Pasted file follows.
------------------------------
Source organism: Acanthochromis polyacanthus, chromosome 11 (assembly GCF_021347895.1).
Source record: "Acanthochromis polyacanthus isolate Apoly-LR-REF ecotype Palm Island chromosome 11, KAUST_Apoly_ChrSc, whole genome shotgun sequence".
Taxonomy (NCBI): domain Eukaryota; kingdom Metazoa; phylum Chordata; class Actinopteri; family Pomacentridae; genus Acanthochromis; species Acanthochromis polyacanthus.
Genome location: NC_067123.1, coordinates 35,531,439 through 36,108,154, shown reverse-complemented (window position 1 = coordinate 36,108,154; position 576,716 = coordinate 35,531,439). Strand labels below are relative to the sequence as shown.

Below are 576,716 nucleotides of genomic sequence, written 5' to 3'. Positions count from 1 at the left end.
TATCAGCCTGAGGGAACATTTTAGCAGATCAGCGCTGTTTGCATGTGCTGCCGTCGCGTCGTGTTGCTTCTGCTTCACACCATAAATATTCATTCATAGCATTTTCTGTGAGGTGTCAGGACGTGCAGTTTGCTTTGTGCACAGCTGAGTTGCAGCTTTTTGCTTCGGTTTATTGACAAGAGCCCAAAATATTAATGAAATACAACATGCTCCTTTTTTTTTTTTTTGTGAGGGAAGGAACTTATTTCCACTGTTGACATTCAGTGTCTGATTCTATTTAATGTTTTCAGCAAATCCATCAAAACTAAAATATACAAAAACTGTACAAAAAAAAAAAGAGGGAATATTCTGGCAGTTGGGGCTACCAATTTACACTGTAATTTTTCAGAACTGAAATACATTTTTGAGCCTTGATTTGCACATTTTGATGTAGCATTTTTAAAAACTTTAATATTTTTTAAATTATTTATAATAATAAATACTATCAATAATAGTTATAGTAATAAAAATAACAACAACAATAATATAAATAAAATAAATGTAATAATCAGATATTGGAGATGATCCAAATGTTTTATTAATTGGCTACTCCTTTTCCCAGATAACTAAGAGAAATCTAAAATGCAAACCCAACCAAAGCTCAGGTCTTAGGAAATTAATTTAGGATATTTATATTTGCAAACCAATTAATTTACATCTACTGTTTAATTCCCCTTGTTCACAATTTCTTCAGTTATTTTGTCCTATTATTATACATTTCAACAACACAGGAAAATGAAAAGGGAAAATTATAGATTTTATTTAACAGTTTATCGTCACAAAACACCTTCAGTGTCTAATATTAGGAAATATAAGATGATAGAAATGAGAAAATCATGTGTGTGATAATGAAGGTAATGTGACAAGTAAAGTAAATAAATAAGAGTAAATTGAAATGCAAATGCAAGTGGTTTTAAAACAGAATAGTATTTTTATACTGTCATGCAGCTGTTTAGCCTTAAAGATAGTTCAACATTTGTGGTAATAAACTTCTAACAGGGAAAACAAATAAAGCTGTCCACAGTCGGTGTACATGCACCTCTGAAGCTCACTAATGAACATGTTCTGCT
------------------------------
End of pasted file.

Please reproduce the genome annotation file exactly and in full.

Source organism: Acanthochromis polyacanthus, chromosome 11 (assembly GCF_021347895.1).
Source record: "Acanthochromis polyacanthus isolate Apoly-LR-REF ecotype Palm Island chromosome 11, KAUST_Apoly_ChrSc, whole genome shotgun sequence".
Taxonomy (NCBI): domain Eukaryota; kingdom Metazoa; phylum Chordata; class Actinopteri; family Pomacentridae; genus Acanthochromis; species Acanthochromis polyacanthus.
Genome location: NC_067123.1, coordinates 35,531,439 through 36,108,154, shown reverse-complemented (window position 1 = coordinate 36,108,154; position 576,716 = coordinate 35,531,439). Strand labels below are relative to the sequence as shown.

Below are 576,716 nucleotides of genomic sequence, written 5' to 3'. Positions count from 1 at the left end.
TATCAGCCTGAGGGAACATTTTAGCAGATCAGCGCTGTTTGCATGTGCTGCCGTCGCGTCGTGTTGCTTCTGCTTCACACCATAAATATTCATTCATAGCATTTTCTGTGAGGTGTCAGGACGTGCAGTTTGCTTTGTGCACAGCTGAGTTGCAGCTTTTTGCTTCGGTTTATTGACAAGAGCCCAAAATATTAATGAAATACAACATGCTCCTTTTTTTTTTTTTTGTGAGGGAAGGAACTTATTTCCACTGTTGACATTCAGTGTCTGATTCTATTTAATGTTTTCAGCAAATCCATCAAAACTAAAATATACAAAAACTGTACAAAAAAAAAAAGAGGGAATATTCTGGCAGTTGGGGCTACCAATTTACACTGTAATTTTTCAGAACTGAAATACATTTTTGAGCCTTGATTTGCACATTTTGATGTAGCATTTTTAAAAACTTTAATATTTTTTAAATTATTTATAATAATAAATACTATCAATAATAGTTATAGTAATAAAAATAACAACAACAATAATATAAATAAAATAAATGTAATAATCAGATATTGGAGATGATCCAAATGTTTTATTAATTGGCTACTCCTTTTCCCAGATAACTAAGAGAAATCTAAAATGCAAACCCAACCAAAGCTCAGGTCTTAGGAAATTAATTTAGGATATTTATATTTGCAAACCAATTAATTTACATCTACTGTTTAATTCCCCTTGTTCACAATTTCTTCAGTTATTTTGTCCTATTATTATACATTTCAACAACACAGGAAAATGAAAAGGGAAAATTATAGATTTTATTTAACAGTTTATCGTCACAAAACACCTTCAGTGTCTAATATTAGGAAATATAAGATGATAGAAATGAGAAAATCATGTGTGTGATAATGAAGGTAATGTGACAAGTAAAGTAAATAAATAAGAGTAAATTGAAATGCAAATGCAAGTGGTTTTAAAACAGAATAGTATTTTTATACTGTCATGCAGCTGTTTAGCCTTAAAGATAGTTCAACATTTGTGGTAATAAACTTCTAACAGGGAAAACAAATAAAGCTGTCCACAGTCGGTGTACATGCACCTCTGAAGCTCACTAATGAACATGTTCTGCT